You made it to the shortlisting round for your dream job, and you pass with flying colours. You get another phone call from the HR Manager saying you have progressed to the next round. “HOORAY”! Don’t hold your breath because here comes the psychometric test — a series of questions or statements designed to measure your personality characteristics or cognitive abilities.
The biggest tip from the experts – “Best be honest — trying to game the test is a “silly” move, says Peter Wilson. He is the President and Chair of the Australian Human Resources Institute (AHRI), which represents about 20,000 HR professionals. To present yourself in a test “as you would like to be seen, rather than as you actually are … you will be found out”, Peter Wilson stated. Within the test, scores account for consistency and if you lie, the formulas will soon pick it up.
There is also a warning – it’s not necessarily the honest answer that is the correct one or the one that gets you the job. You must be able to portray yourself in the best possible way while still being true to your values.
And while you cannot beat them, having a better understanding of what they do, could help you in the future.
Importantly, the test will never replace the traditional recruitment processes such as a face-to-face interview. If you have not used a psychometric test before, you can practice and familiarise yourself with the type of questions, and with sample assessments. Studies have shown that people can improve up to 30% of their scores.”
I undertake personality profiling to enhance an clients’ self-awareness and self-understanding and they can be accurately scary! Certain tests will give us a better awareness of ourselves and insight about how we can relate to others. In my opinion, a psychometric test should co-exist with multiple interviews, rigorous resumé assessments and reference checking.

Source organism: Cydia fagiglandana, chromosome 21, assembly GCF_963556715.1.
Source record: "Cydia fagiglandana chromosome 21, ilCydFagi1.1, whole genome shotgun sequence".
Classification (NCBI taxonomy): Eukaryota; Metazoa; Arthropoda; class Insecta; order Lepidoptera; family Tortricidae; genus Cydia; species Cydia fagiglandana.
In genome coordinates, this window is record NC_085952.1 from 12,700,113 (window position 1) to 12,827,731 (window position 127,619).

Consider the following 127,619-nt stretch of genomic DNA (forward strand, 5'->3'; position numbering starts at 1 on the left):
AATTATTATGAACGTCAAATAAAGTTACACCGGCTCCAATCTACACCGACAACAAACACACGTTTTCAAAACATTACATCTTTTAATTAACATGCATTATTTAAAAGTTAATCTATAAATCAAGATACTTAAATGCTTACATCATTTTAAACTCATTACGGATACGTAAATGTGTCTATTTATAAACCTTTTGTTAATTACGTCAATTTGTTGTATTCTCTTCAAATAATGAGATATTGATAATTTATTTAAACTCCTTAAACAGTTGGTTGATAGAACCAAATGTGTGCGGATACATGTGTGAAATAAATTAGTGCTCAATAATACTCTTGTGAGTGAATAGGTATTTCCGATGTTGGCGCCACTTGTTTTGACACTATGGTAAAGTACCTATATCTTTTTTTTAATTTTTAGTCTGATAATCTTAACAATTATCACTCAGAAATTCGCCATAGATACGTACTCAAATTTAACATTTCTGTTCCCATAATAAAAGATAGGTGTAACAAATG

In summary, the personality test assesses your personality and behavioural style through a self-report personality questionnaire, as they relate to the job and workplace environment. The personality test asks you relevant questions, which you need to answer by selecting a response from a scale of pre-set answers. Based on your responses a personality profile is developed. This profile can be either desirable or undesirable based on its ‘fit’ with the position requirements.
You should expect to take around 30 to 45 minutes to complete a standard personality test. Most personality tests are designed in a way that also enables employers to learn whether you were ‘honest’ in your response. There is a myriad of tests that shortlisted candidates can undertake. They can include:
- Hogan, DISC, MBTI, Numerical, Verbal, Conceptual, Aptitude and Logical Testing, IQ, Mechanical and Spatial Reasoning
The level of difficulty and complexity of aptitude test questions depends on the industry, function and job level of the position you are applying for. My final tip is to be yourself and don’t try to pretend to be the perfect candidate. If you are not the right person, it’s not your job to land. To learn more and practice testing – Click Here